“Necessary evil,” the detective says simply. “You have a half hour to get ready.”
“Do hurry, Annette. We’ll already arrive an hour late; it’s best to time an improper entrance perfectly.”
Annette frowns for a moment, trying to read Cordelia’s face without success. She ambles upstairs, careful not to aggravate her ankle any further, and stumbles into her room to get dressed. When she does return downstairs, her lungs grumbling at the mild restraint from the corset, she’s surprised to find Cordelia has changed as well. She’s traded out her usual slacks and suspenders for a full tuxedo – long tails, top hat, and all. She’s styled her hair in such a way that it almost seems as though she cut it all off, only a small swoop drifting out from underneath the hat.
“… where are we to be going, then?” Annette asks cautiously.
Cordelia flicks the lapel of her coat, straightening it to align with her tie. “A ball.”
“A ball?” Annette’s brow furrows. “And why might we be going to a ball?”
The detective’s eyes light up excitedly. “For the spectacle, and nothing less.” She dips out of the front door without another word, waving for Annette to follow her. Annette does, curious and confused, and feels her surprise register once again to see that a carriage has been called for the two of them. Cordelia happily skips up the steps, throwing herself inside with a calm and casual demeanor. Annette follows a moment later, and the collared carriage driver closes the door a breath later and begins their trip.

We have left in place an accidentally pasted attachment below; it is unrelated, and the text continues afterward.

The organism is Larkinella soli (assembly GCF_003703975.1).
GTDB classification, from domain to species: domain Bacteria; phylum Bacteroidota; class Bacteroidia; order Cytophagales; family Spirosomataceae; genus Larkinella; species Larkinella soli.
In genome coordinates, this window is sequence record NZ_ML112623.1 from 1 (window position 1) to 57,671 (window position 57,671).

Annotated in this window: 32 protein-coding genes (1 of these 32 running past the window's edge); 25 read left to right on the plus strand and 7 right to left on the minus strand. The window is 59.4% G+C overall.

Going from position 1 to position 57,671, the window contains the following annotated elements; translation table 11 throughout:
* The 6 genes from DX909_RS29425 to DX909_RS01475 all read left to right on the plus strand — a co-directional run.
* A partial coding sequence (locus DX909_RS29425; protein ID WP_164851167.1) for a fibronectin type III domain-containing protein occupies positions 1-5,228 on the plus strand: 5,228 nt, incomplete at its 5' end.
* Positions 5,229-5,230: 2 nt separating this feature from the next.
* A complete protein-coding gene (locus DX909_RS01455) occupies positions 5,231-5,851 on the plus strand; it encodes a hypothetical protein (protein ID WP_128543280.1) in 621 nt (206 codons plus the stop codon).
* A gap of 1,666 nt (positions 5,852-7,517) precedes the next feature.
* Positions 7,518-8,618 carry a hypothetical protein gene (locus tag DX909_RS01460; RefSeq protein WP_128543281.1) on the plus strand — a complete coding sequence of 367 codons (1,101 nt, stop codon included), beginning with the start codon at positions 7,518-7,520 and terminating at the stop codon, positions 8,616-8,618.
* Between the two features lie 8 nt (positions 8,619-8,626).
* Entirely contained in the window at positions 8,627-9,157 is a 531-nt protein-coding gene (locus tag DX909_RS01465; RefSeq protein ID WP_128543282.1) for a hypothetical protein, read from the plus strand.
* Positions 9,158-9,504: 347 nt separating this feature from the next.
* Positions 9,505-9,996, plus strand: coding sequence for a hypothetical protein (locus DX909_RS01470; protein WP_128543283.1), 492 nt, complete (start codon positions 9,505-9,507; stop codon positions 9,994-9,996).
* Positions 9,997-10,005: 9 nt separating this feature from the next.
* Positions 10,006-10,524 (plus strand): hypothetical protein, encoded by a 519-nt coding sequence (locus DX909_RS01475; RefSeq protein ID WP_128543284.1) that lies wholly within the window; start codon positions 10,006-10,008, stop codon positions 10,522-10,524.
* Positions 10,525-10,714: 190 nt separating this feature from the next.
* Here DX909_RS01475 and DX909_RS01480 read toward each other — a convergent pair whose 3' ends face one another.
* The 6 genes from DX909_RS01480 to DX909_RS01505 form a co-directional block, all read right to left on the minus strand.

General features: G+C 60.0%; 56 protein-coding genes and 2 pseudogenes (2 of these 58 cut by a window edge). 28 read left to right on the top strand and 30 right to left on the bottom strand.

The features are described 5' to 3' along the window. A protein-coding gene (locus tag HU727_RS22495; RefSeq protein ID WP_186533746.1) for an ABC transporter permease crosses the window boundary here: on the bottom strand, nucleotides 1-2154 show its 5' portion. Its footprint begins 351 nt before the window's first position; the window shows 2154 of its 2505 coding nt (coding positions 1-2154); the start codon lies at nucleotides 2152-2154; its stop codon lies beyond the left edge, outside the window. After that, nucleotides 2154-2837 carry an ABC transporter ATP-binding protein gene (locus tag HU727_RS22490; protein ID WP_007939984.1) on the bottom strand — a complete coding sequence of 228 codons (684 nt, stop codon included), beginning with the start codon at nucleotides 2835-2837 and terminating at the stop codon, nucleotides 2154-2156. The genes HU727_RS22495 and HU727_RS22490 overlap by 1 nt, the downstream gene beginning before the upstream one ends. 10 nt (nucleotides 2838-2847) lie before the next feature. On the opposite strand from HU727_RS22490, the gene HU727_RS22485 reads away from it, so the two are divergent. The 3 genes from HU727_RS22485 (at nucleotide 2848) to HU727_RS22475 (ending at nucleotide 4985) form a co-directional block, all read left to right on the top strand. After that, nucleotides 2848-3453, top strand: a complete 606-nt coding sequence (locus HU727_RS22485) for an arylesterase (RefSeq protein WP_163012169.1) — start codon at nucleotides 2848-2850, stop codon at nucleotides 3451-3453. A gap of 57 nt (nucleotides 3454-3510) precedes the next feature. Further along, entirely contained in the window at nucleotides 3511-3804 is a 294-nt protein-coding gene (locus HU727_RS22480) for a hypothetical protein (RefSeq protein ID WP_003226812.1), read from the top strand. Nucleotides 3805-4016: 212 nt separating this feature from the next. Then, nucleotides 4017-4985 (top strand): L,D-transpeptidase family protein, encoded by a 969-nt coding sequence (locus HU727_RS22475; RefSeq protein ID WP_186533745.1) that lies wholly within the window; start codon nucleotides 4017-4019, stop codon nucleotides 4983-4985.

“I have high expectations tonight,” Cordelia says, sitting across from Annette. “High expectations for you, to be precise.”
“I… what exactly am I to be doing?”
“Completing a test.”
“Of what sort?”
Cordelia smiles. “That’d spoil the fun.”
Annette holds her breath. “So this is another of your plots, isn’t it?”
“You say that as though it is a bad thing, Annette,” she gazes out the window quickly as the carriage continues on. “They have been hugely successful of late.”
Annette nods, feeling a sense of resolve build up inside of her. She wants to pass this test despite the uncertainty. Ever since the night of the railyard she has felt her confidence pour forth, and the possibility that Cordelia might be impressed provides more motivation than she expects. “What do I need to know in advance?”
“Excellent,” Cordelia grins, delighted by Annette’s resolve. “Simple holiday ball, put on by the Hastings family.”
“Holiday? It isn’t a holiday.”
“Veneration of some saint, I think,” the detective shrugs. “Can’t recall. The Hastings are particularly fond, so that’s their excuse.”
“And what am I to be tested on at this ball?”
“I need you to ask Lord Brimwell his opinion on fish.”
Annette scowls. “Fish?”
“Fish,” Cordelia confirms.
“And this Lord Brimwell… is this the same Brimwell that owns Trentchton Hall?